Leadership lessons from Einstein

This Thursday marks the anniversary of the birth of Albert Einstein, the legendary German theoretical physicist. Born 14th March 1879, Einstein formulated the general theory of relativity and E= mc2 among many other things. He’s also famous for a few quotes that I particularly like and which can be applied to leadership and to training:einstein

A person who never made a mistake never tried anything new

0008862371U-1920x1280 (Medium)As children we learn to walk by falling. As adults we’re expected to make less mistakes and as a result, often we’re afraid that even a minor error will make us look stupid in front of our colleagues. Instead, we try our best to be perfect, to be a good role model for our teams. However, we have to remember that we are human. Imagine a pencil without an eraser on the end. There’s a reason it’s there. We all make mistakes. Trying to look infallible in front of your team is in itself a mistake IMHO. Instead own your mistakes and learn from them. You’ll only lose the respect of your team if you either get caught lying to them (when you don’t admit your mistake) and / or you continue to make the same mistake over and over again. Be yourself. It’s how you deal with the mistakes that will mark you as a great leader, not the lack of mistakes!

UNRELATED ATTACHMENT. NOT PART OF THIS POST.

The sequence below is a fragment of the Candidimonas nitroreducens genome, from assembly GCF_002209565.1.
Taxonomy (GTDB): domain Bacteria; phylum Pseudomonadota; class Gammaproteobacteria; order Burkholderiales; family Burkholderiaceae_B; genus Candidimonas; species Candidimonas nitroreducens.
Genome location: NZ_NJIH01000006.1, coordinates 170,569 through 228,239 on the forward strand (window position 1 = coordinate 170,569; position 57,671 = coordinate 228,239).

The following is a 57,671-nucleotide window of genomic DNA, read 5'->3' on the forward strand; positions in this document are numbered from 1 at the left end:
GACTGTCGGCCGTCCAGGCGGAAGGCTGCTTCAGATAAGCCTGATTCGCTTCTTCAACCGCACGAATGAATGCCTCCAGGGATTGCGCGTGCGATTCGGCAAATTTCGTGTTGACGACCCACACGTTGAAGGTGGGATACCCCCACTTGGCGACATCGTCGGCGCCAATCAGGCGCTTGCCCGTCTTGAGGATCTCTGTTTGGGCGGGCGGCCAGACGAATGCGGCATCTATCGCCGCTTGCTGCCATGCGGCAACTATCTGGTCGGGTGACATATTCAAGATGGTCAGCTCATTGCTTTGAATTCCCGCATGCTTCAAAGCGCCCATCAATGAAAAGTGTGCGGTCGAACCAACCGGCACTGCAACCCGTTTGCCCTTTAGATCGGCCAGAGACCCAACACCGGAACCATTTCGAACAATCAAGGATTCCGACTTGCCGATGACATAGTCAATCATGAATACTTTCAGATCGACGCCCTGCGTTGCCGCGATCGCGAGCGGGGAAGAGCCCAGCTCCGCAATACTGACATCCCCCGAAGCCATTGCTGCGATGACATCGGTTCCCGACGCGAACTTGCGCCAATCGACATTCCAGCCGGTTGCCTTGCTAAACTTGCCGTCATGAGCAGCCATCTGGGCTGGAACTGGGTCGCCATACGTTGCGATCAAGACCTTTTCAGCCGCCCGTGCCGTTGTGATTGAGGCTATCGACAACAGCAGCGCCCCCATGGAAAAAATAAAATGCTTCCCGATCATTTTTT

In fact, a manager that doesn’t admit his mistakes is quite possibly one of the most dangerous employees to have. I read a great blog on this topic on leadership freak: Pretending it’s ok. Some of the more interesting points he raises:

Everyone struggles. Perhaps ignorance is bliss in some contexts but never in leadership.

Problems take root and grow when you close your eyes and pretend. You can’t address what you pretend isn’t there.

I also recently re-read this blog by Scott Belsky: Nobody’s perfect and why we all need a margin for error. In it, he talks about a mad day he had when he tried to plan every minute and ended up being late for everything. He sums up by saying

Ambition becomes counter-productive when you pursue your goals without the humbling realization that things seldom go as planned.